Armistice lines are immaterial in international law in
terms of land rights and final status agreements, whereas borders often can be
legally decisive.CYRIL ATKINS
Beit Shemesh Food for thought
Sir, – It
certainly is food for thought that Palestinians could come into an army base
during a rainy night and take a weapon from a soldier (“Stormy weather helps
Palestinians infiltrate IDF base, steal weapon,” December 23).
security so lax? This is not the first time it has happened.
begins with the army base itself. There is no excuse for Palestinians being able
to come into a base, even if it is raining.
There is no excuse for
weaponry to be taken.
The individual soldier is accountable, but so is
Let us begin by rectifying the problems with the IDF
Sir, – Reader James Adler
(“More honesty, please,” Letters, December 23) is surely right in demanding more
honesty regarding Israel’s plans to build in Jerusalem and the West
What a pity, then, that he did not avail himself of the opportunity
to highlight the fact that Israel is not alone in having territorial disputes
with its neighbors.
Great Britain has long-running disputes with Spain
and Argentina over the sovereignty of, respectively, Gibraltar and the Falkland
Islands. In a similar fashion, the US and Russia continue to occupy Japanese
islands captured more than 65 years ago at the end of World War II. Likewise,
France still refuses to grant independence to Corsica, and Spain persists in
refusing to grant Catalonia and Basque their freedom.H.B. MITCHELL
Sir, – James Adler appears to conclude that Berliners and others
can build (legally) wherever authorized by their local government.
I be dropping a red herring by pointing out that the people of the United States
and Australia “occupy” lands previously occupied by Indians and Aborigines? One
might also ask: Who rules London? Are the Brits really from England? They’re
To his credit, Adler notes that the real issue is over land.
However, he shouldn’t gloss over the fact that the Palestinians want what we say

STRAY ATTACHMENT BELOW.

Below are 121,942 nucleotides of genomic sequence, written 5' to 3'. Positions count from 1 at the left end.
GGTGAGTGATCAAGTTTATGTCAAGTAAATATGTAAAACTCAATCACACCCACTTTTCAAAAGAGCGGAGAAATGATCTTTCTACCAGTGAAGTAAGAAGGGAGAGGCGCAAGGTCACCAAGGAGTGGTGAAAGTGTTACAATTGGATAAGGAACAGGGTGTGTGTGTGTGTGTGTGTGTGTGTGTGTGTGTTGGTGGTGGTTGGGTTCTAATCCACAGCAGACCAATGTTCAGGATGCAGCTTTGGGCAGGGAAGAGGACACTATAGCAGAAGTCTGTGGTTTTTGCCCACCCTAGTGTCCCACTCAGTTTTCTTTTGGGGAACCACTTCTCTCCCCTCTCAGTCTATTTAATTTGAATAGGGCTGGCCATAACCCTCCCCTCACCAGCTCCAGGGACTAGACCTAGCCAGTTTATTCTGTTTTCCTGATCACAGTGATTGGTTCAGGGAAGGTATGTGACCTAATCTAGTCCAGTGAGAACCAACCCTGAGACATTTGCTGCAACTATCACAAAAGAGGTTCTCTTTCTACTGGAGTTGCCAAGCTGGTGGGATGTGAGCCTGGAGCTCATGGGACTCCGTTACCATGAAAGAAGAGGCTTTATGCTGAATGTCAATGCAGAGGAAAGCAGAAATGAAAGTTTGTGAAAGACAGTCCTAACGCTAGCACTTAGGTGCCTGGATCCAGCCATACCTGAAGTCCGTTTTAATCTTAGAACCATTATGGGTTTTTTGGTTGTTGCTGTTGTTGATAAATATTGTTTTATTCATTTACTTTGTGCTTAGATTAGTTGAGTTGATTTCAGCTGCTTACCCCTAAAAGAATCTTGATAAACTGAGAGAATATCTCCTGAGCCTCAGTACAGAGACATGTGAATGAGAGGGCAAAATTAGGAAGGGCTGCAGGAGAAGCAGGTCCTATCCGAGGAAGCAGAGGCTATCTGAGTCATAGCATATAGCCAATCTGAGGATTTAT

is our land. They want all of it and are willing to wait a long time to make it
Sir, – A recent visit to the Tower
of David Museum in Jerusalem brought to mind that next year will be the 74th
anniversary of Hitler’s triumphant parade through Prague in March 1939 to mark
his peaceful occupation of Czechoslovakia.
If the Czechs were to
celebrate the event with major fanfare, one can imagine the protests from Israel
and other like-minded democracies. There could be no excuse that, at the time,
Hitler had not yet launched World War II or the extermination of European
Yet comparable celebrations are currently taking place at the
Tower of David Museum to mark the visit to Jerusalem in November 1898 of Kaiser
Wilhelm II of Germany with a range of whimsical photographs illustrating his
triumphal progress through the city.
No attempt is made to put the German
emperor into his true historical context. The clock of history did not stop for
him in November 1898 any more than it did for Hitler in March 1939.
hint is given in the exhibition of Wilhelm II’s violent anti- Semitism,
autocratic and antidemocratic conduct and ardent support for the military
build-up of Germany that led inevitably to World War I. Even after his
abdication at the end of this disastrous war, he continued to encourage German
nationalism and supported the rise of Nazism.
In the past the museum has
put on many fine exhibitions.
Sadly, its organizers slipped up on this